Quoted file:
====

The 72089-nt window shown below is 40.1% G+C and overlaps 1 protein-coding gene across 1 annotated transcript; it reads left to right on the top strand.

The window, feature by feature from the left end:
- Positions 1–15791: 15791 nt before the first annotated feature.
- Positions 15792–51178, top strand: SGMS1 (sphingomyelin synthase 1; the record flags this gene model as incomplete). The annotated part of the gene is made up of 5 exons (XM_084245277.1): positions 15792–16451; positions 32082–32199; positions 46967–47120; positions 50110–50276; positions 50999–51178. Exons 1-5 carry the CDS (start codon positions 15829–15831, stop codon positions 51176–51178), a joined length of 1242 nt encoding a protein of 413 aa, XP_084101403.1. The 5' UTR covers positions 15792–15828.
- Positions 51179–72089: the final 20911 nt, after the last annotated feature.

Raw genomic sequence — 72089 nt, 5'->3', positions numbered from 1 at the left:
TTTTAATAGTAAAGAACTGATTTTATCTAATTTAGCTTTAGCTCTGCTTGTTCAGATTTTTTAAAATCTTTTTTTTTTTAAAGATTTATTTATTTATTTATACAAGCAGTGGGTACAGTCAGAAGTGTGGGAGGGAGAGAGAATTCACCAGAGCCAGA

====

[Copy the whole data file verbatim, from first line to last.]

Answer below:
The 72089-nt window shown below is 40.1% G+C and overlaps 1 protein-coding gene across 1 annotated transcript; it reads left to right on the top strand.

The window, feature by feature from the left end:
- Positions 1–15791: 15791 nt before the first annotated feature.
- Positions 15792–51178, top strand: SGMS1 (sphingomyelin synthase 1; the record flags this gene model as incomplete). The annotated part of the gene is made up of 5 exons (XM_084245277.1): positions 15792–16451; positions 32082–32199; positions 46967–47120; positions 50110–50276; positions 50999–51178. Exons 1-5 carry the CDS (start codon positions 15829–15831, stop codon positions 51176–51178), a joined length of 1242 nt encoding a protein of 413 aa, XP_084101403.1. The 5' UTR covers positions 15792–15828.
- Positions 51179–72089: the final 20911 nt, after the last annotated feature.

Raw genomic sequence — 72089 nt, 5'->3', positions numbered from 1 at the left:
TTTTAATAGTAAAGAACTGATTTTATCTAATTTAGCTTTAGCTCTGCTTGTTCAGATTTTTTAAAATCTTTTTTTTTTTAAAGATTTATTTATTTATTTATACAAGCAGTGGGTACAGTCAGAAGTGTGGGAGGGAGAGAGAATTCACCAGAGCCAGA